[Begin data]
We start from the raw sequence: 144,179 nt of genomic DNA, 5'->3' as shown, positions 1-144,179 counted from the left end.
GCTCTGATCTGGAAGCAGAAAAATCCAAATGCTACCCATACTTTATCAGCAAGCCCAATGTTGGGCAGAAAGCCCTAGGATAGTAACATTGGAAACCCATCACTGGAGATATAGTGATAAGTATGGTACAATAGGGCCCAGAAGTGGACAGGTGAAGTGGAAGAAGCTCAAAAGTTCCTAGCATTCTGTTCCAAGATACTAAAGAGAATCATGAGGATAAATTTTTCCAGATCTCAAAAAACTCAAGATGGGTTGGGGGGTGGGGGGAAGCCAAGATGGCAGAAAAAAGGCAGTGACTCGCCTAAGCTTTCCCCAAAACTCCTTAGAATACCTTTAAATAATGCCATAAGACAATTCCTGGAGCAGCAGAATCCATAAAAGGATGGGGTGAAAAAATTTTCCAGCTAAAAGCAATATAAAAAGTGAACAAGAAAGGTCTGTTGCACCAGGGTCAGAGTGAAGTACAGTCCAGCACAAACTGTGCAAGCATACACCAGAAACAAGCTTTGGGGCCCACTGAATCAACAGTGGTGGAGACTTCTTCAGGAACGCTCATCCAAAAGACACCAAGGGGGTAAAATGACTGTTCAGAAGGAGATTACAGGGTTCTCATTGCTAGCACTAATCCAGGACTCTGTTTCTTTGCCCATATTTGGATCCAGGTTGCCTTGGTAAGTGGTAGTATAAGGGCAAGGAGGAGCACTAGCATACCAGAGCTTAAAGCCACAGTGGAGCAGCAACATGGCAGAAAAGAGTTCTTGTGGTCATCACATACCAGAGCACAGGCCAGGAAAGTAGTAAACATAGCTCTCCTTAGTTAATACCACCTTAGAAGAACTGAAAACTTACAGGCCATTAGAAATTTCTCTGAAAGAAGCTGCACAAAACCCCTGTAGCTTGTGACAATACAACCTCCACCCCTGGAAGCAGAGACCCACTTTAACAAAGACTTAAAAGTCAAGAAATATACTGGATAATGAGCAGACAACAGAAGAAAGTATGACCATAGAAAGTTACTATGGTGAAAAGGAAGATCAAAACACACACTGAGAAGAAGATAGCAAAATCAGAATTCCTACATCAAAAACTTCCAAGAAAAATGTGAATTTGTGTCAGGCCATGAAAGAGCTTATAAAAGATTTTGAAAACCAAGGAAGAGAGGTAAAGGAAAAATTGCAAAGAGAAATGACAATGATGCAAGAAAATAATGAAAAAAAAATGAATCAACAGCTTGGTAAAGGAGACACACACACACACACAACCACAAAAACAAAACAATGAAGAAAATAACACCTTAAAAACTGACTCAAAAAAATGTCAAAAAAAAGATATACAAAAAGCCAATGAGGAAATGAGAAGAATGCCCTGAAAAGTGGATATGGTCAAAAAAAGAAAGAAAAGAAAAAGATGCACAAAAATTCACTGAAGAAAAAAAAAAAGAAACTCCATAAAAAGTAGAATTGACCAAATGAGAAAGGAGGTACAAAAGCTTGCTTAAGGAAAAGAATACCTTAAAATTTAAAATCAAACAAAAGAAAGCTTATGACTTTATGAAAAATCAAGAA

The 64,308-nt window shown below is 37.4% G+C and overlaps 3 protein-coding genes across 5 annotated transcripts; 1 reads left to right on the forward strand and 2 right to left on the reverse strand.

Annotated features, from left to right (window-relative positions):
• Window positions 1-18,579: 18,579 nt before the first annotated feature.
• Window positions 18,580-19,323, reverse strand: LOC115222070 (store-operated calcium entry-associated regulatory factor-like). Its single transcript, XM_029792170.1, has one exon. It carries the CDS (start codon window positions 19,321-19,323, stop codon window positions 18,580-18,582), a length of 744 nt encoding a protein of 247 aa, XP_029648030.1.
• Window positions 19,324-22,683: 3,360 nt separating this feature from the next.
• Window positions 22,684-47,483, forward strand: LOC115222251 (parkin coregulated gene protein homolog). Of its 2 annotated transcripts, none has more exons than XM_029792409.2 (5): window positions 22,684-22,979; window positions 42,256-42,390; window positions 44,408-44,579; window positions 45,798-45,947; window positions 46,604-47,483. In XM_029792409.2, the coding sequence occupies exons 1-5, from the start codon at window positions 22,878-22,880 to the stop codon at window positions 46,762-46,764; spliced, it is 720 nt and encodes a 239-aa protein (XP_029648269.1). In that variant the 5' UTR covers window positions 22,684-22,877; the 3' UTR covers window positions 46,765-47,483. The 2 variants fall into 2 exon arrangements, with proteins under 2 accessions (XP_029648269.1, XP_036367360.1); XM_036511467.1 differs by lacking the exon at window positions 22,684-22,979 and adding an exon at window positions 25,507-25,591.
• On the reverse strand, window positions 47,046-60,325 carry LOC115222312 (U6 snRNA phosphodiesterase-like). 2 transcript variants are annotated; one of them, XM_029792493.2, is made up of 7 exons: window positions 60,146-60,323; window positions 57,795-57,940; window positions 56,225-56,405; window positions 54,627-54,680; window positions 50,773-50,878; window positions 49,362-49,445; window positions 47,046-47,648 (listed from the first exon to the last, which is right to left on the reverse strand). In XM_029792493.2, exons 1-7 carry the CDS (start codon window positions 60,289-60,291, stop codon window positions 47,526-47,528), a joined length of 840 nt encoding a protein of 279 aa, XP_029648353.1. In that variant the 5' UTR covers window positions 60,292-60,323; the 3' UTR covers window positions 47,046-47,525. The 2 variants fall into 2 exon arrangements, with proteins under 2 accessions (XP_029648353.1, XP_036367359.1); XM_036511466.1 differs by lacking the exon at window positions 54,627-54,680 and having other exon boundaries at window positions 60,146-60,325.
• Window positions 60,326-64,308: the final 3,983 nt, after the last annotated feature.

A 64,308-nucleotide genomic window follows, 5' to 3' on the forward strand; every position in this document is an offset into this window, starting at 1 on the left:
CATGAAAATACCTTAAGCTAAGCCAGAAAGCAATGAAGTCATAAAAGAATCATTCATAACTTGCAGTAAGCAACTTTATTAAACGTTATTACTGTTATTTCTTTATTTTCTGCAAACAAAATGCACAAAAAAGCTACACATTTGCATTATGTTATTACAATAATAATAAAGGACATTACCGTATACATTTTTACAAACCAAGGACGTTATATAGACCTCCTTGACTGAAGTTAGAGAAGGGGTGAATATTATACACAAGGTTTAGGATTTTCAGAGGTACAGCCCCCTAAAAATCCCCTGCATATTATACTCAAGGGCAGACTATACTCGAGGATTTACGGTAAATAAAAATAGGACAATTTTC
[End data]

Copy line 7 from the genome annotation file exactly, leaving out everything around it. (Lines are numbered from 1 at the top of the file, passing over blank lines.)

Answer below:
• Window positions 19,324-22,683: 3,360 nt separating this feature from the next.